NASHVILLE, Tenn. (WATE) – The State of Tennessee Senate Republican Caucus has released a list of laws that will go into effect on July 1 from the 2019 and 2020 session.
Some changes coming of note are:
- New laws strengthen penalties against child sex offenders
- Legislation bans convicted animal abusers from owning pets in certain cases
- New law cracks down on those who flee arrest
- State’s “slow poke” law is extended under new law
New laws from 2019 Session
- GIVE ACT / Vocational Education — The General Assembly acted in 2019 to establish the Governor’s Investment in Vocational Education (GIVE) Act to develop work-based learning and apprenticeship opportunities through regional partnerships. The purpose of the new law is to increase the number of young adults in Tennessee earning an industry certification and entering a career within one year of high school graduation. It provides funding for high school juniors and seniors to utilize four fully-funded dual enrollment credits for high-skill, high-demand, career-focused programs from community colleges and Tennessee Colleges of Applied Technology (TCAT). Under the new statute, a student’s acceptance of a GIVE Dual Enrollment grant would not take away from his or her eligibility for the HOPE Scholarship or TN Promise. Funding for GIVE Dual Enrollment grants is through excess lottery funds after HOPE, Promise, and Reconnect are all fully funded. The GIVE Dual Enrollment Grant will provide additional money to fully fund the third and fourth courses for students dual-enrolled in a TCAT or Community College teaching a high-skill, high-demand trade, as determined by the Tennessee Student Assistance Corporation (TSAC) Board of Directors.
- Dynamic Accessibility Act — The General Assembly approved the “Dynamic Accessibility Act” in 2019 that brings the language and symbols for people with disabilities into the 21st century to focus on ability rather than disability. The act directs the Department of General Services to create rules to designate a symbol depicting a logo with a dynamic character leaning forward with a sense of movement, replacing the static image with a more stylized symbol. The new symbol will be accompanied by the word “accessible” to designate points of access for persons with disabilities, replacing the term “handicapped” which translates to cap and hand signifying a beggar. The symbol will be used for state buildings or property constructed or renovated on or after July 1, 2020. The legislation also directs the Department of Revenue to create rules designating the new dynamic symbol for the issuance of all new registrations, placards, decals, and license plates starting after July 1, 2020.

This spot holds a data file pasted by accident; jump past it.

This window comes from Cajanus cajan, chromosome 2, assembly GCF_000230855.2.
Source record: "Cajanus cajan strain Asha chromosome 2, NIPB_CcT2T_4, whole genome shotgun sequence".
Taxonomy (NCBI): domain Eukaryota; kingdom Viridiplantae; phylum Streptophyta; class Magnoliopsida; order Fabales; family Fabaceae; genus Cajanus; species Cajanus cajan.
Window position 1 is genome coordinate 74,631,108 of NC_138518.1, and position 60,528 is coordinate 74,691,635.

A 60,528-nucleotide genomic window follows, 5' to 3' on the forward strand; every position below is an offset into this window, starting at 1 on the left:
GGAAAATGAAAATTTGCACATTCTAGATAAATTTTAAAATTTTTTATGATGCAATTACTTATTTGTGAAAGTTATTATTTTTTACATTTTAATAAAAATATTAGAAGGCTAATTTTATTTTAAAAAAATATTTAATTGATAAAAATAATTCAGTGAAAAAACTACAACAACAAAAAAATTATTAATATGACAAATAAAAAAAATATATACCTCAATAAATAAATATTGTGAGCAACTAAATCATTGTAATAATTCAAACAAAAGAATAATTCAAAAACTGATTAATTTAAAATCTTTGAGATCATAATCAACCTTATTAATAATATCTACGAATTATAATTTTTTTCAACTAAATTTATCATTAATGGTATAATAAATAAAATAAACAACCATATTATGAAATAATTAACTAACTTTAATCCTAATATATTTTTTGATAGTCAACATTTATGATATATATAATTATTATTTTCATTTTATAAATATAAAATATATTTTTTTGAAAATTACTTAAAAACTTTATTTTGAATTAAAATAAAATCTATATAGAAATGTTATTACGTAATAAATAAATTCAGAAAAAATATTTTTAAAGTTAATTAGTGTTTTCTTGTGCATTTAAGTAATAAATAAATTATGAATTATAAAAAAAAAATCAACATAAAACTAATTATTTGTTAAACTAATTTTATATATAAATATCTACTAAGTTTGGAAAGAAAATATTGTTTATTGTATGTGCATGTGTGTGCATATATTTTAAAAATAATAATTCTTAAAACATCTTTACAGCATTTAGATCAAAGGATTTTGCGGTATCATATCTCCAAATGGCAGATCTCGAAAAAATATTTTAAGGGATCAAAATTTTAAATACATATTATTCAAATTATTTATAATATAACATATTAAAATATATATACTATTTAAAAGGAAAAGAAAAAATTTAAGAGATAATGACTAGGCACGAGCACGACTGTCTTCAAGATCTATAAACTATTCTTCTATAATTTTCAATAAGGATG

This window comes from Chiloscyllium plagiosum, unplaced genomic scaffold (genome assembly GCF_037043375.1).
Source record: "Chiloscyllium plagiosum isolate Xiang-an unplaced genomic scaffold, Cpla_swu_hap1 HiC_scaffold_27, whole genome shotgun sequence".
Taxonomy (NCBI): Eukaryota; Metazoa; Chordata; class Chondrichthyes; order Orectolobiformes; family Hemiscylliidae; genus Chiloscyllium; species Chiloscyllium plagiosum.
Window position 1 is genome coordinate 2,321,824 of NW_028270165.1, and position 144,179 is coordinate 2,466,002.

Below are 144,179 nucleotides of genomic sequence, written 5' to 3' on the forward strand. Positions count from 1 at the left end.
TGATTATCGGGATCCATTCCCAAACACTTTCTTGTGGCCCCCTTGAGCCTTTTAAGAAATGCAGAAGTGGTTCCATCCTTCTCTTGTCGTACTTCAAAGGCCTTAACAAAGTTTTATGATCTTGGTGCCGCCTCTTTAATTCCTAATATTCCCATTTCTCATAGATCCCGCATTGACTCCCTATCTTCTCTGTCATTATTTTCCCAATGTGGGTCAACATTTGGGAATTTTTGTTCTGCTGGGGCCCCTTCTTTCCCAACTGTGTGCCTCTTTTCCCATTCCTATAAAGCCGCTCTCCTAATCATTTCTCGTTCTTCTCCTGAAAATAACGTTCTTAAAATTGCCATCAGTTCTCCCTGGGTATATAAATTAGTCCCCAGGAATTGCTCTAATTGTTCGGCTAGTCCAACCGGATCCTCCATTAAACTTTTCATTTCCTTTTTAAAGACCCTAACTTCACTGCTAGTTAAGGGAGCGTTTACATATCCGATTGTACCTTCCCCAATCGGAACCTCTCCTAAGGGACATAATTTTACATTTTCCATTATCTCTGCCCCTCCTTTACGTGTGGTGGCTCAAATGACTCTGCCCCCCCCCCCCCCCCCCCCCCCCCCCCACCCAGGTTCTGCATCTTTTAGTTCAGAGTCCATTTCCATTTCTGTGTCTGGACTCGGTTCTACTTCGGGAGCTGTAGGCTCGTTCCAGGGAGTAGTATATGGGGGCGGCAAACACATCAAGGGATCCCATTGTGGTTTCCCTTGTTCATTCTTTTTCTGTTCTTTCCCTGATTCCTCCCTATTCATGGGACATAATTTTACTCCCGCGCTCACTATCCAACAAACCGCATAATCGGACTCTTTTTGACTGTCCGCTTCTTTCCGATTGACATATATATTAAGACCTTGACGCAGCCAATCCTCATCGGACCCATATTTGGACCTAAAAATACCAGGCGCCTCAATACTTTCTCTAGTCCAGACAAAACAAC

New laws from 2020 Session
- Legislation expands Health Care Empowerment Act to all medical professionals — State lawmakers voted this year to expand Tennessee’s Health Care Empowerment Act to allow all licensed medical professionals, instead of only physicians, to use direct medical care agreements without regulation by the insurance laws of this state. It seeks in increase access to care and empower patients regarding their healthcare decisions. The Health Care Empowerment Act is designed to give healthcare consumers who are struggling to pay the increasing costs of premiums or who have been priced out of the market, an affordable option to contract directly with their physician for health care services. The new law holds that a person seeking medical care outside of an insurance plan, TennCare or Medicare programs and chooses to pay out of pocket, does not forfeit their coverage plan.
- Tennessee Rare Disease Advisory Council will advise government entities on complexities of treating rare diseases — The Tennessee Rare Disease Advisory Council will be established under a new 2020 law. The council provides a skilled cohort of rare disease specialists from Tennessee’s leading clinical and academic institutions to advise government entities about the complexities of treating rare diseases and the most efficient and effective treatments. They will make treatment recommendations to advise TennCare and other public and private agencies providing services for persons diagnosed with chronic, complex, and rare diseases like hemophilia, Crohn’s disease, multiple sclerosis, Lou Gehrig’s disease, and cystic fibrosis. Tennessee observed Rare Disease Day on the last day of February. The main objective is to raise awareness among the general public and decision-makers about rare diseases and their impact on patients’ lives.
- Legislation seeking to expand access to dental care advances — A bill to help nonprofit dental clinics provide free care to more Tennesseans in need passed during the 2020 legislative session. It expands the maximum number of dental hygienists a dentist can oversee at a nonprofit provider of free mobile clinics from three to ten. This will allow organizations, like Mission of Mercy and Remote Area Medical Clinics which provide free dental services from volunteer dentists and hygienists, to take care of as many people as possible. Across the state, these clinics have had to turn away volunteer dental hygienists because they do not have enough dentists to oversee them.